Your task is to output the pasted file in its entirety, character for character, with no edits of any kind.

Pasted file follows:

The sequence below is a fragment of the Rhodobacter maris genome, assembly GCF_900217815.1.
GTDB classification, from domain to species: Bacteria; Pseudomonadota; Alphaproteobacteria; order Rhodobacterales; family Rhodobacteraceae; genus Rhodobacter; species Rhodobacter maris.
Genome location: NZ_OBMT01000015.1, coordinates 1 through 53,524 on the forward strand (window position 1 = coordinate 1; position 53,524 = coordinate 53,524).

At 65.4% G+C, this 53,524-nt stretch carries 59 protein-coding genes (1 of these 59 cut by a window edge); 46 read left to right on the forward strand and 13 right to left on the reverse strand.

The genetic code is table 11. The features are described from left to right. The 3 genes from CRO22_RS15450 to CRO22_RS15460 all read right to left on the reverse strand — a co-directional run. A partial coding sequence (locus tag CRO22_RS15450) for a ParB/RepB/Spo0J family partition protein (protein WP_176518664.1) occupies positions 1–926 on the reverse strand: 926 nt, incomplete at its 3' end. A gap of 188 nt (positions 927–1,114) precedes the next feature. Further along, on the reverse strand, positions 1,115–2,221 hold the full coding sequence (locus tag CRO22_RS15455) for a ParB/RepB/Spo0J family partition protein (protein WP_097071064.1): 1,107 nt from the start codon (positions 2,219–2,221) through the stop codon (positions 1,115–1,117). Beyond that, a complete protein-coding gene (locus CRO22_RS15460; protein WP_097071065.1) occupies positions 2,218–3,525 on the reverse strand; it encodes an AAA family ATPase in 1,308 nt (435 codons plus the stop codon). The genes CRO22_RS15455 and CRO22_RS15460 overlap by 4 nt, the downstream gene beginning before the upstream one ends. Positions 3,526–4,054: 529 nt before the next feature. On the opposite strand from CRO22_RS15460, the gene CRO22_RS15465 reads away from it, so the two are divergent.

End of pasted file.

The sequence below is a fragment of the Rhodobacter maris genome, assembly GCF_900217815.1.
GTDB classification, from domain to species: Bacteria; Pseudomonadota; Alphaproteobacteria; order Rhodobacterales; family Rhodobacteraceae; genus Rhodobacter; species Rhodobacter maris.
Genome location: NZ_OBMT01000015.1, coordinates 1 through 53,524 on the forward strand (window position 1 = coordinate 1; position 53,524 = coordinate 53,524).

At 65.4% G+C, this 53,524-nt stretch carries 59 protein-coding genes (1 of these 59 cut by a window edge); 46 read left to right on the forward strand and 13 right to left on the reverse strand.

The genetic code is table 11. The features are described from left to right. The 3 genes from CRO22_RS15450 to CRO22_RS15460 all read right to left on the reverse strand — a co-directional run. A partial coding sequence (locus tag CRO22_RS15450) for a ParB/RepB/Spo0J family partition protein (protein WP_176518664.1) occupies positions 1–926 on the reverse strand: 926 nt, incomplete at its 3' end. A gap of 188 nt (positions 927–1,114) precedes the next feature. Further along, on the reverse strand, positions 1,115–2,221 hold the full coding sequence (locus tag CRO22_RS15455) for a ParB/RepB/Spo0J family partition protein (protein WP_097071064.1): 1,107 nt from the start codon (positions 2,219–2,221) through the stop codon (positions 1,115–1,117). Beyond that, a complete protein-coding gene (locus CRO22_RS15460; protein WP_097071065.1) occupies positions 2,218–3,525 on the reverse strand; it encodes an AAA family ATPase in 1,308 nt (435 codons plus the stop codon). The genes CRO22_RS15455 and CRO22_RS15460 overlap by 4 nt, the downstream gene beginning before the upstream one ends. Positions 3,526–4,054: 529 nt before the next feature. On the opposite strand from CRO22_RS15460, the gene CRO22_RS15465 reads away from it, so the two are divergent.